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7th Circuit: FMLA Retaliation Claims Hinge on Employee Perceptions

By Chris Arbery and Michelle O’Leary   5/16/2008

The 7th U.S. Circuit Court of Appealsreversed the dismissal of the claims of two employees alleging retaliation and failure to reinstate under the Family and Medical Leave Act (FMLA). The appeals court found that the perceptions of the plaintiffs, as well as the perceptions of other employees, were particularly important in assessing whether the claims should proceed to trial.

After beginning his employment with Motorola in 1994, James Breneisen advanced within the company to a process analyst position. In June 2000, he was informed that he was being considered for a salaried position. Prior to any determination, however, Breneisen went on FMLA leave on Jan. 15, 2001.

When he returned from leave, Breneisen was told that his position was eliminated and that his duties had been distributed among various employees. Breneisen worked in a production line position for eight days before taking another period of FMLA leave. He exhausted all of his remaining available leave time during this absence.

When he returned from this second leave, Breneisen was again informed that his process analyst position had been eliminated and that instead he would be working as a technician assistant. This new position afforded Breneisen the same pay and benefits as the process analyst position. However, Breneisen and a fellow employee perceived the move to be a demotion.

Breneisen ultimately advanced to a new position.

On Feb. 5, 2002, Breneisen again took a medical leave. His employment was terminated over one year later, on June 27, 2003. Breneisen brought claims under the FMLA for Motorola’s alleged failure to reinstate him to the same or equivalent position following FMLA leave and for retaliation.

The FMLA provides that an employee may take up to 12 weeks of unpaid leave, after which he must be restored to the previous position or to an equivalent position with equivalent pay, benefits, and other terms and conditions. In assessing Breneisen’s failure to reinstate claim, the 7th Circuit observed that “[t]he test for equivalence is strict” and that jobs not only must have equivalent pay and benefits, but also “must involve the same or substantially similar duties and responsibilities.”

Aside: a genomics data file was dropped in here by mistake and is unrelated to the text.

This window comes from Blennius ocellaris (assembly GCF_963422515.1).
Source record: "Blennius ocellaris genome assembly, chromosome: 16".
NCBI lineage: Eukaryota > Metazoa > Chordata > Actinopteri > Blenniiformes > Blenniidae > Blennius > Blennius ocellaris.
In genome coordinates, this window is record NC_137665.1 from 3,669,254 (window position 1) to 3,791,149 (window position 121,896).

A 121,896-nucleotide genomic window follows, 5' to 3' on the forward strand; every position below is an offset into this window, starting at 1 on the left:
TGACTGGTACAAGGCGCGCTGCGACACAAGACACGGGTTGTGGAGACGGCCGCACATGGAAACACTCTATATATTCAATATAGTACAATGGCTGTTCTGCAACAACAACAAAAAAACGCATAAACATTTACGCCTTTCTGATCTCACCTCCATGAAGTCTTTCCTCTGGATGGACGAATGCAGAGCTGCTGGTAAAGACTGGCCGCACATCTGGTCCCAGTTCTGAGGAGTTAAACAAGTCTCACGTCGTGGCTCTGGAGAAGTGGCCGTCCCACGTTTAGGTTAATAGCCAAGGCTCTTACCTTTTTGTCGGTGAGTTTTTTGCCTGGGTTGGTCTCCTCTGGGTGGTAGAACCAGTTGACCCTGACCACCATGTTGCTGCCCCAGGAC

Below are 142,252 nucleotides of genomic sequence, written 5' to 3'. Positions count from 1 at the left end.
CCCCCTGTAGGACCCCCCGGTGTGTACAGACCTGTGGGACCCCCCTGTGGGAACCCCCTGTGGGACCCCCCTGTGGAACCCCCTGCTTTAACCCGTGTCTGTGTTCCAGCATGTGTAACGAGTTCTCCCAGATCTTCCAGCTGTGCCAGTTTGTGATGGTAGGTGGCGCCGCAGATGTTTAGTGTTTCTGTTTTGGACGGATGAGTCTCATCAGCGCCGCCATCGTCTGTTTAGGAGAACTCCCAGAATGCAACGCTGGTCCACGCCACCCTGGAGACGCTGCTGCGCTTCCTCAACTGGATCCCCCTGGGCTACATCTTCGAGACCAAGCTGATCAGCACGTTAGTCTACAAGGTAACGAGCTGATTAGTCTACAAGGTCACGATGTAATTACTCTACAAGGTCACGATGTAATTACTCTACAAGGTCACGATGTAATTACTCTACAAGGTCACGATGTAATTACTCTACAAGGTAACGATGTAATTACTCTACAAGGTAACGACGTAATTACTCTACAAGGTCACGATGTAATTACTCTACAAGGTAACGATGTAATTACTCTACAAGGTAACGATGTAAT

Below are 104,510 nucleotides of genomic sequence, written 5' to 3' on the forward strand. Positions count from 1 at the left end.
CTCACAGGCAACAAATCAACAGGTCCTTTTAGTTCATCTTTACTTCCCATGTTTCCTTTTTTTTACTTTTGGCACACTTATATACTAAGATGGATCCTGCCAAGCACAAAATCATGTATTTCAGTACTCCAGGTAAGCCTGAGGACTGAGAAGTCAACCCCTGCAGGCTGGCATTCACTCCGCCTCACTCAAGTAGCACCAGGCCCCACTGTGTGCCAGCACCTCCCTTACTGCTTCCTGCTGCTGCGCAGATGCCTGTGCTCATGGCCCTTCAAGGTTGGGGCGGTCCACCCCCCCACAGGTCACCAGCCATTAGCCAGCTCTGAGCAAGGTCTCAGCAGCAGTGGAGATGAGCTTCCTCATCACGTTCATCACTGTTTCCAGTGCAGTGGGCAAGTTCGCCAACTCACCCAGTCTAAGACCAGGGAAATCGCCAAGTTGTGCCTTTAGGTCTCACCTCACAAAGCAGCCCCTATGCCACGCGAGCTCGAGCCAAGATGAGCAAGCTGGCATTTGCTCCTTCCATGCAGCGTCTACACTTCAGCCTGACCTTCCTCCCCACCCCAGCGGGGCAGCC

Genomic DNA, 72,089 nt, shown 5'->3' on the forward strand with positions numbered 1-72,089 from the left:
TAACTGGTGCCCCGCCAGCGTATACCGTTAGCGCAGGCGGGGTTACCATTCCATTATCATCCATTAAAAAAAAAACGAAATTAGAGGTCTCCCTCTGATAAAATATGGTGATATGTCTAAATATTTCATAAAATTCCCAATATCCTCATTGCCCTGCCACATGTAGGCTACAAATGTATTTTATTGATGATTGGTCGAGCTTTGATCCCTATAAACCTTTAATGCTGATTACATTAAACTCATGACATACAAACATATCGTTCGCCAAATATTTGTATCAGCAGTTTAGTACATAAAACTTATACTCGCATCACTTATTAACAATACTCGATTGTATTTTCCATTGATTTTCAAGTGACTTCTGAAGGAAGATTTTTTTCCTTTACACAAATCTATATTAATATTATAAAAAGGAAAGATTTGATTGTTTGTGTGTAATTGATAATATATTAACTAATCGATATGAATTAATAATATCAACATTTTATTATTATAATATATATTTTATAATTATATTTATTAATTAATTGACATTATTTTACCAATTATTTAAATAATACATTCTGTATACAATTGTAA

Although the process analyst and technician assistant positions had the same pay and benefits, the court found that they were not equivalent because the former involved administrative duties while the latter involved production duties. The court relied in part on the fact that Breneisen and a co-worker viewed the new position as a demotion, and that a Motorola manager acknowledged that the new position had “less prestige and visibility.”

The court also observed that Breneisen was being considered for a salaried position and that “[a]ll indications were that he was performing vital, not dispensable, functions” before taking FMLA leave.

In light of this evidence, in addition to several e-mails whose authenticity was vigorously disputed by Motorola, the 7th Circuit concluded that Breneisen had brought forward sufficient evidence to survive summary judgment.

Similarly, the court found that the dismissal of FMLA claims brought by another employee, Anna Lineweaver, was improper. Lineweaver, a customer service assistant for Motorola, took FMLA leave and alleged that a manager informed her that her request for tuition reimbursement would be denied because of her taking such leave.

Lineweaver testified that, due to this remark, she did not submit a request for tuition reimbursement. Despite the facts that the manager who allegedly made the remark had no authority over tuition reimbursements and that the tuition reimbursement was never in fact denied, the 7th Circuit held that the employee’s beliefs were not unreasonable and that it did “not fault Lineweaver for failing to submit a tuition reimbursement request. She had reason to think that a futile act.”

Motorola argued that tuition reimbursement was purely discretionary and that any alleged denial could not serve as a basis for an adverse employment action and ultimately establish retaliation. In overturning the grant of summary judgment to Motorola, however, the 7th Circuit rejected this argument and held that, in light of established criteria for tuition reimbursements, “we have no reason to think that tuition reimbursement was not an entitlement, [and] we cannot conclude that the denial of reimbursement was not an adverse employment action or materially adverse action.”

Importantly, the reimbursement request was never actually denied. However, a principal reason for the holding was that Lineweaver perceived that submitting a request would have been futile. Thus, her claim, like Breneisen’s claim, survived summary judgment based at least in part on her perceptions of management actions. The court noted further that “the e-mails of uncertain authenticity” also would support Lineweaver’s claims.

Breneisen v. Motorola Inc ., 7th Cir., No. 05-2032 (Jan. 15, 2008).

Professional Pointer: Employers should be careful not only to follow the letter of the law, but also to consider how actions will be perceived. This case also highlights the importance of avoiding the creation of harmful evidence through unguarded e-mails.

Chris Arbery and Michelle O’Leary are attorneys on the Labor & Employment Team at Hunton & Williams LLP.

Editor’s Note: This article should not be construed as legal advice.

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